Government has miserably failed to resolve gaps existing in the education sector, 54 years after gaining independence from Britain in 1964, findings of a recent study say.
The study was conducted by local and international education experts, including lecturers at the University of Strathcylide of the United Kingdom (UK), University of Aberdeen, UK, and the Lilongwe University of Agriculture and Natural Resources (LUANAR).
Dubbed ‘Closing the Inequality Gap in Children’s Educational Attainment in Malawi’, the study was commissioned to appreciate and evaluate steps Malawi is taking to achieve inclusive and equitable quality education and promote lifelong learning opportunities for all as espoused by the United Nations Sustainable Development Goal (SDG) 4.
The study observes that majority of the Malawian children continue to suffer myriad and inexplicable challenges to access quality education and that there is no improvement in infrastructure despite government investing billions of kwacha into the sectors.
It further notes that significant inequalities in the education systems with children from disadvantaged backgrounds, including children from low income and rural settings performing well below those from better off backgrounds.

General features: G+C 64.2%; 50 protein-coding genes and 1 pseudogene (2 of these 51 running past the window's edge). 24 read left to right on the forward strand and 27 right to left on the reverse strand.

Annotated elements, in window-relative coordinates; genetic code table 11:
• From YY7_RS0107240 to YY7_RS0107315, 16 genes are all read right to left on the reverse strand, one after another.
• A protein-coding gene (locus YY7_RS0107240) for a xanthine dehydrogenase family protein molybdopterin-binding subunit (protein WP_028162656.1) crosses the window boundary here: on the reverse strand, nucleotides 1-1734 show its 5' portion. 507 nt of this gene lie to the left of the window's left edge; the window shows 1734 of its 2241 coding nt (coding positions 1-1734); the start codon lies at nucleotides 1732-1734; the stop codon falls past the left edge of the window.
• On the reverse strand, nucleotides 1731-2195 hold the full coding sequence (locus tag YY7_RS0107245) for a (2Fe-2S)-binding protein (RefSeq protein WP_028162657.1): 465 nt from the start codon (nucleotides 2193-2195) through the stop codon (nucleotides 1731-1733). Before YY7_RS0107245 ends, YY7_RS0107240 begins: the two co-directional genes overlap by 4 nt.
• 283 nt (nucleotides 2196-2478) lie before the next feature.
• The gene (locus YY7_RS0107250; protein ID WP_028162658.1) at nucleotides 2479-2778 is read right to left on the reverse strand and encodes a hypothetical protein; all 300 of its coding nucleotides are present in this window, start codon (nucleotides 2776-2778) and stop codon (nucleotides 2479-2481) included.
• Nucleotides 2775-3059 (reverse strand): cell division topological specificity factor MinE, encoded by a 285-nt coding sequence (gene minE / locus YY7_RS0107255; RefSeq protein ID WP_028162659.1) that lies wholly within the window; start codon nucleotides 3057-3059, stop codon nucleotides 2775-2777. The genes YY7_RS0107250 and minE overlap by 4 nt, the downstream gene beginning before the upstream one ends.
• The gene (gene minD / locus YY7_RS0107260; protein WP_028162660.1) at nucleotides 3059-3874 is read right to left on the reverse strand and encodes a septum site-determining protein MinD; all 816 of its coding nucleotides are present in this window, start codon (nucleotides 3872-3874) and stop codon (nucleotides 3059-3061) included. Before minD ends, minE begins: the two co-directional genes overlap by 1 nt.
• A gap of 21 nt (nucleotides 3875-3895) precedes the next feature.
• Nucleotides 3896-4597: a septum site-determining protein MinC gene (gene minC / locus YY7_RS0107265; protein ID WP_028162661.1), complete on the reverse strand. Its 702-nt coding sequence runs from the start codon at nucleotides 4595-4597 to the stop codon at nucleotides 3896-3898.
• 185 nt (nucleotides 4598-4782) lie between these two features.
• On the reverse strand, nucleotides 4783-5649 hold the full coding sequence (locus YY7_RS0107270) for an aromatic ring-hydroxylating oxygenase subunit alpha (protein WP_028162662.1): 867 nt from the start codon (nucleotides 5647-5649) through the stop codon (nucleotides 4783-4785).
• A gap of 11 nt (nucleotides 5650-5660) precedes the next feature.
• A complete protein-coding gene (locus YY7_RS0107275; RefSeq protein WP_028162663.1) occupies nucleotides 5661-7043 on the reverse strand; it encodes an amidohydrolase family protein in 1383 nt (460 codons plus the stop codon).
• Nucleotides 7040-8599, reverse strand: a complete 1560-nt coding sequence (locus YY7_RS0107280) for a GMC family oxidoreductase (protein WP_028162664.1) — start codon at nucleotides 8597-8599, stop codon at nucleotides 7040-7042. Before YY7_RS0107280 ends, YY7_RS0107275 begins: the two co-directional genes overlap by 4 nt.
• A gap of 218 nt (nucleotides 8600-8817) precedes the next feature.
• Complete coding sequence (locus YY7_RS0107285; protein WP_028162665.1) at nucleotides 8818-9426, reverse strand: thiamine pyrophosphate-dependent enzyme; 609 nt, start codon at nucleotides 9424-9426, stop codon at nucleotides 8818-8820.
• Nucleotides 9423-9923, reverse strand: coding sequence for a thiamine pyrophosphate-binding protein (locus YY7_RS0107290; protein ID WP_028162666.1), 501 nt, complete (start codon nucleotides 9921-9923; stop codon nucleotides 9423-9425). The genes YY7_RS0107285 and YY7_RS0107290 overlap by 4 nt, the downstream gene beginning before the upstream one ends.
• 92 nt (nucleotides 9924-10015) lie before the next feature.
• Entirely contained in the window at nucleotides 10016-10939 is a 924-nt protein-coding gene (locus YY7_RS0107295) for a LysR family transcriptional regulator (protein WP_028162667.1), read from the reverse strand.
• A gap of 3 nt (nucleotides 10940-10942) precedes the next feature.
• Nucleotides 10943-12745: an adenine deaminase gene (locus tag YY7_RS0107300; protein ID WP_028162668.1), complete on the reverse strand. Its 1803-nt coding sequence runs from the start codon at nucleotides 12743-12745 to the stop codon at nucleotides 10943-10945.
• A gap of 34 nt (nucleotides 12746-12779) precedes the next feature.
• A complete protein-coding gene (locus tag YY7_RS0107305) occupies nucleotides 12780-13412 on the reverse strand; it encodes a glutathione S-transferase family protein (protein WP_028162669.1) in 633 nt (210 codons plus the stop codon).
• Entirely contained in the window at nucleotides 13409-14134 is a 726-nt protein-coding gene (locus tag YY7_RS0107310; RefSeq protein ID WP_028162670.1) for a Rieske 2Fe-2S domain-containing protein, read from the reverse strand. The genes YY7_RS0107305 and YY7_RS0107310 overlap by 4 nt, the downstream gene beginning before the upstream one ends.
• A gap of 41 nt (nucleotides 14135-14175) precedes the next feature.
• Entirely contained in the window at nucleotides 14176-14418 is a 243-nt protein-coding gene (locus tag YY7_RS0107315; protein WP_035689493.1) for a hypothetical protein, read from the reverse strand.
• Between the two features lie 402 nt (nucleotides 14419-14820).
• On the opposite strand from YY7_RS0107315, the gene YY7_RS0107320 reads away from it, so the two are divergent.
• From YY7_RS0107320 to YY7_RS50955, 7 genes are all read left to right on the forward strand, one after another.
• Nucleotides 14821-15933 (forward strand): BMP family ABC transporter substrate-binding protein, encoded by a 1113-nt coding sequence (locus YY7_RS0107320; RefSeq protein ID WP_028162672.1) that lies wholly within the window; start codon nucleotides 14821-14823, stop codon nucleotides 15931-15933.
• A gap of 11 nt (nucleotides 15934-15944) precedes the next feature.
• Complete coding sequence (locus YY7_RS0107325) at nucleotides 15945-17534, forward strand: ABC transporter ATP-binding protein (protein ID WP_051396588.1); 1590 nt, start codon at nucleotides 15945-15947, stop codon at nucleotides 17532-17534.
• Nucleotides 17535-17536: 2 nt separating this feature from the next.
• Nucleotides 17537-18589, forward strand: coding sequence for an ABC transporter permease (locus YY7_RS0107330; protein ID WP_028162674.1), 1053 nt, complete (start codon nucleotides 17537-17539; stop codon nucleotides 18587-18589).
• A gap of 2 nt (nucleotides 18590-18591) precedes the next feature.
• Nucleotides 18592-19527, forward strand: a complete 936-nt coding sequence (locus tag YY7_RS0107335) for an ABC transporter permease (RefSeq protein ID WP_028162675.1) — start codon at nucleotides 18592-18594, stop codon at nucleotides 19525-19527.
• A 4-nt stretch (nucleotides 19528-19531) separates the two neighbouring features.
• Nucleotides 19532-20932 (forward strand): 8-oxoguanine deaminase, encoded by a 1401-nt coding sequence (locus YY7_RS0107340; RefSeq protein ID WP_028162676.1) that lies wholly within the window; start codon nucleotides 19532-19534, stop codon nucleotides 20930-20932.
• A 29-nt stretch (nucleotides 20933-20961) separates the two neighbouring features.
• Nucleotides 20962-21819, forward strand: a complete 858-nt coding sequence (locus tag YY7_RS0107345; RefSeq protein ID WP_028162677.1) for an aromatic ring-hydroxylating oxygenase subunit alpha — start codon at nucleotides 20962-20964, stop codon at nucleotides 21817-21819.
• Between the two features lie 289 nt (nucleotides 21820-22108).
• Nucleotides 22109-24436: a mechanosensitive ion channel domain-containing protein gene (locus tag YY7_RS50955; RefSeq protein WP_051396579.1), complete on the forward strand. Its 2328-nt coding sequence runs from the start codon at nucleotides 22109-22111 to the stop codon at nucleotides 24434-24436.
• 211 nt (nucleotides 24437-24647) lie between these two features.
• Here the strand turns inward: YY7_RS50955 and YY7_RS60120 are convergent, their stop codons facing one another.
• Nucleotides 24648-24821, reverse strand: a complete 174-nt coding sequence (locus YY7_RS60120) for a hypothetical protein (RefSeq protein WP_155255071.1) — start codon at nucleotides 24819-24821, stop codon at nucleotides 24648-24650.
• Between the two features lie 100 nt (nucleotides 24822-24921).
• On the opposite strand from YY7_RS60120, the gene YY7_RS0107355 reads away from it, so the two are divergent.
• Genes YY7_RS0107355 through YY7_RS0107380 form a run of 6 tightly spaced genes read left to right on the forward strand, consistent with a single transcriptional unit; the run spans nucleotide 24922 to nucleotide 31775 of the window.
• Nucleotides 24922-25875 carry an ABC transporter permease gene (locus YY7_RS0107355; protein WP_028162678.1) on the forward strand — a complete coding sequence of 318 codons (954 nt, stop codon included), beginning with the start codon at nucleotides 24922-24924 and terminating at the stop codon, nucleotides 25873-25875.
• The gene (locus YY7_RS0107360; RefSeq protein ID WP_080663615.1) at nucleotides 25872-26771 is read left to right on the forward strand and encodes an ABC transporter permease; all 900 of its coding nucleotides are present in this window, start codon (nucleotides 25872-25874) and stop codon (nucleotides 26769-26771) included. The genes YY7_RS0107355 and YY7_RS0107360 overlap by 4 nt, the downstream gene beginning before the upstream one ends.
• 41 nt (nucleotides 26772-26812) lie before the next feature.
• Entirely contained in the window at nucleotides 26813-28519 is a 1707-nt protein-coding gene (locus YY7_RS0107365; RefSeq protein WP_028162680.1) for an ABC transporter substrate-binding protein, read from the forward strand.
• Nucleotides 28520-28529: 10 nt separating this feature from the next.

“In both rural and urban areas, there are schools serving children from disadvantaged backgrounds fewer to none of the children progress to national, conventional or Community Day Secondary School at the end of the Primary School Leaving Certificate of Education examinations. These schools tend to have low secondary school transition, high standard eight repetition rates and dropout,” reads part of the report.
Dr Edward Sosu of the University of Strathcylide disclosed in an interview in Lilongwe on Tuesday that effects of multidimensional poverty were some of the reasons for the poor educational outcomes.
Sosu said their research had shown that household poverty, accessibility poverty and school resource poverty inder access to quality education and affect children’s educational attainment.
“We also found other socio-cultural, educational and policy practices that affect access to quality education and children’s educational attainment. Within these, socio-cultural, educational and school-parent engagement are key influencers of access to quality education,” he explained.
The Director of Basic Education in the Ministry of Education, Science and Technology, Gossam Mafuta, acknowledged the challenges besetting the education sector in the country.
But Mafuta said government is working hard to address the existing gaps and ensure that every child enjoy his or her right to education without facing problems.Follow and Subscribe Nyasa TV :